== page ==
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Start-Up Notions: The Real Roots of Israel’s Entrepreneurship Miracle

Posted on Feb 22, 2011 in Print, The Economist

February 2, 2011 The 1990s were a revolutionary time in the Israeli economy. The government created Yozma, the innovative venture capital vehicle structured by the Israeli government, saw an inrush of venture capital, a wave of NASDAQ IPOs, and benefited from a surge in corporate technology acquisitions. Recent accounts[1] represent the period as a case study for governments looking to foster entrepreneurship. But that story is so incomplete as to mislead policy makers. In fact, developments in the 1990s were only the fruits of a process that been building for the previous four decades.   The real timeline: 1950s. The seeds of Israel’s entrepreneurial revolution were sown in the late 1940s and 1950s. Israel’s first (Weizmann) and fourth (Katzir) presidents were scientists. Both believed strongly in the role of science in national defense and societal prosperity; in and of...

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Cluster Bluster

Posted on Nov 16, 2010 in Print, The Economist

Posted: 16 November 2010 – 4:53 pm   Zebras are beautiful. They are powerful. They exist in nature. But if someone told you that you could paint a white jackass with black stripes and call it a zebra, you would send them packing. The necessary and sufficient conditions for breeding zebras are two mature adults of opposite gender, springtime, and some privacy. Economic clusters are effective. They are powerful. They exist in nature. So why do most economic policy makers think they can take some real estate, paint it with an anchor tenant and a name, and call it a cluster? The necessary, and often sufficient, condition for clusters is successful entrepreneurship. Like the 1980’s wag about an executive never being fired for buying IBM, the 2000’s version is that a policy maker cannot be fired for promoting a...

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Entrepreneurship is the New Gold Rush: Mining a Renewable Resource

Posted on Oct 8, 2010 in Print, The Economist

December 8, 2010 While the price of the glittering metal clanks noisily through the $1400 ceiling in London and New York, a rush to corner the market on a natural resource of a different sort is starting in Santiago, Chile, and Barcelona, Spain; not for precious metal but for precious mettle. Entrepreneurship. Emprendimiento Entrepreneurship is the scarce and valuable resource of today’s societies, driving economic growth and social development. Rather than being the result of “national competiveness,” “clusters,” the “knowledge economy,” and “innovation systems,” – policy makers’ present palavers—entrepreneurship is their root cause. Policy makers must  understand entrepreneurship causes economic development, creates the foundations for sustainable clusters, and creates national and regional competitiveness and innovation; not the other way around. With that in mind, ambitious new organizations such as Start-up Chile and BarcelonaActiva are mining the world’s “entrepreneurial supply...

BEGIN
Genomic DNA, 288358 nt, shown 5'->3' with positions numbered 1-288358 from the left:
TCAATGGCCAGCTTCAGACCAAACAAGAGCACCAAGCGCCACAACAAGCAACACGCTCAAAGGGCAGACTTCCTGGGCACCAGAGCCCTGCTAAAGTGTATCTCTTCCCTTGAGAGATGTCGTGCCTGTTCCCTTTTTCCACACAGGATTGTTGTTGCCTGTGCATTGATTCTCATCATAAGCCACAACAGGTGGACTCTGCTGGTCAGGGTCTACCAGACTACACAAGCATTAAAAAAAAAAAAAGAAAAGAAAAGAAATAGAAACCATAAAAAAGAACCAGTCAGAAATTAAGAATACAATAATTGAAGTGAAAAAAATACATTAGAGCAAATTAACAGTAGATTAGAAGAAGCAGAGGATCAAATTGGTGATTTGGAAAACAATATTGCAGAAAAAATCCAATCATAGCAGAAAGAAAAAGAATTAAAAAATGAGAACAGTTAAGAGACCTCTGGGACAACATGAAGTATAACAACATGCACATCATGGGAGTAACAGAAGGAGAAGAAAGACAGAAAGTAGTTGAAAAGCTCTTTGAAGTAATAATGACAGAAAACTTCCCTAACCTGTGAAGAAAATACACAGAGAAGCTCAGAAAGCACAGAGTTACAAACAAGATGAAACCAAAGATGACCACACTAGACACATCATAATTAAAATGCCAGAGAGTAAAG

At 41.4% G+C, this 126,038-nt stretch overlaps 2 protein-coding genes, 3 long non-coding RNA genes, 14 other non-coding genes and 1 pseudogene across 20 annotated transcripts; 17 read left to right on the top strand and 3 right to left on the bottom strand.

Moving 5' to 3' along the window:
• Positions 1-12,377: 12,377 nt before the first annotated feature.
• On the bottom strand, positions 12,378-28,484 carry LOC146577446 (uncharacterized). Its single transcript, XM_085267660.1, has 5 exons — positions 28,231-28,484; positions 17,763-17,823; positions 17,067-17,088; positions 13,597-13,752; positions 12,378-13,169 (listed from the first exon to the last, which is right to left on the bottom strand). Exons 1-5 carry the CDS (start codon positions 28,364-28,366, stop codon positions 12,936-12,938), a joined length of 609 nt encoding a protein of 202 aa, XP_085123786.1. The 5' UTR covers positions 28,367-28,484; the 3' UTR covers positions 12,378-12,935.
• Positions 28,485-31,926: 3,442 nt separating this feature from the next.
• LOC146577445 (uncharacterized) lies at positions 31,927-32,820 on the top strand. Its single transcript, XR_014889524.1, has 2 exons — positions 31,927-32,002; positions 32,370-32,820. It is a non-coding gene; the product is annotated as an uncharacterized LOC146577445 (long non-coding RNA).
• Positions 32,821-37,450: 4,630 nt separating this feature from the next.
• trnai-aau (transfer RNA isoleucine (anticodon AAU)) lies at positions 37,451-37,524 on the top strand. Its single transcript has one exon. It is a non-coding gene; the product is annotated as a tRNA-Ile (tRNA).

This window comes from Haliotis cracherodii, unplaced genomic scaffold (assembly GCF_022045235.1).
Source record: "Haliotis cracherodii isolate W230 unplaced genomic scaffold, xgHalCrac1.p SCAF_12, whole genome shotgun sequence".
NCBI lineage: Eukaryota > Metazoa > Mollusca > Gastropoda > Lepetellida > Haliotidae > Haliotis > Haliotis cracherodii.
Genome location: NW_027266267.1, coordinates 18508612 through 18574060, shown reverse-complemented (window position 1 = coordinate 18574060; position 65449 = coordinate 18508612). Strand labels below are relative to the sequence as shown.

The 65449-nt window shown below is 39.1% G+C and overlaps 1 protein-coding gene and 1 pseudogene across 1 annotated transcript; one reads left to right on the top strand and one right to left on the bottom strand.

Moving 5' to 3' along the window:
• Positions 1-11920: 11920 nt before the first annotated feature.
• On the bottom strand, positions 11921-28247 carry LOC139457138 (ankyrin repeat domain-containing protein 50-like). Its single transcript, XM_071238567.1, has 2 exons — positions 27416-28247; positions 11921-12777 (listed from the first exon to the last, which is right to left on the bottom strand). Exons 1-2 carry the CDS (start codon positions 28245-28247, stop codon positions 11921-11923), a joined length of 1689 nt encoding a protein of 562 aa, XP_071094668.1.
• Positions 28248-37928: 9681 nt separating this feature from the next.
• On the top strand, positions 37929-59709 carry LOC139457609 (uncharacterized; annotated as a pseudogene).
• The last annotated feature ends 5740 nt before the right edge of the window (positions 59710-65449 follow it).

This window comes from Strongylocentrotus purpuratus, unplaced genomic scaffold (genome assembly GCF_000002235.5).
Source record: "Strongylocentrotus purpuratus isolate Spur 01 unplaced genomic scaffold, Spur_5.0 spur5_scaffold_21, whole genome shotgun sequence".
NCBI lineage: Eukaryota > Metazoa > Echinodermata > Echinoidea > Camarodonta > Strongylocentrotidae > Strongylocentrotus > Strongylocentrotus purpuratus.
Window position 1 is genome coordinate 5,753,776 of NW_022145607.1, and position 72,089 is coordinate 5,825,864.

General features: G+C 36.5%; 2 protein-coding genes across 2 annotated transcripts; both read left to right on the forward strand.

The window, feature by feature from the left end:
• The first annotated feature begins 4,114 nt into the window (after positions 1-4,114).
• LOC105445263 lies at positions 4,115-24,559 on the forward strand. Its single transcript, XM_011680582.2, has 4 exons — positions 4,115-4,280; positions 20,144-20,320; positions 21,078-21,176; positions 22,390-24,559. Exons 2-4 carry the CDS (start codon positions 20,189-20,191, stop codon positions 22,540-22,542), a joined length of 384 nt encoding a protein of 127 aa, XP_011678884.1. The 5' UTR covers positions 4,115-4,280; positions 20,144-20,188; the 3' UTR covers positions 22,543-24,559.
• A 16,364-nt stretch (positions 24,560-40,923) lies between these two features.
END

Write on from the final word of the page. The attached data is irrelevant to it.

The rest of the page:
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The Myth of the Knowledge Economy

Posted on Sep 27, 2010 in Print, The Economist

Daniel Isenberg, Professor of Management Practice and Founding Executive Director, Babson College Entrepreneurship Ecosystem Project September, 2010 I want to be the first to advocate the ignorance-based economy. Exhortations by public officials everywhere to build knowledge-based economies have skyrocketed in popularity since the OECD first published its manifesto in 1996, accruing a whopping 40,000 articles on Google scholar alone.  Unfortunately, like many sound bites, this one has more flavor than nutrition. As I help societies around the world to increase their levels of entrepreneurship, I’ve found the “knowledge-based economy” mantra, ubiquitous as it is among public leaders everywhere, has become empty for three reasons. All economic activity is knowledge-based. What is not knowledge-based? The term’s original intention was to describe an alternative to economic activity based on resource extraction, commodity sales and rent-seeking. However, these activities also require and...

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Global heroes

Posted on May 12, 2009 in Interviews and Media Quotes, Print, Quote, The Economist

Originally published in the Economist, May 12, 2009 IN DECEMBER last year, three weeks after the terrorist attacks in Mumbai and in the midst of the worst global recession since the 1930s, 1,700 bright-eyed Indians gathered in a hotel in Bangalore for a conference on entrepreneurship. They mobbed business heroes such as Azim Premji, who transformed Wipro from a vegetable-oil company into a software giant, and Nandan Nilekani, one of the founders of Infosys, another software giant. They also engaged in a frenzy of networking. The conference was so popular that the organisers had to erect a huge tent to take the overflow. The aspiring entrepreneurs did not just want to strike it rich; they wanted to play their part in forging a new India. Speaker after speaker praised entrepreneurship as a powerful force for doing good as well...

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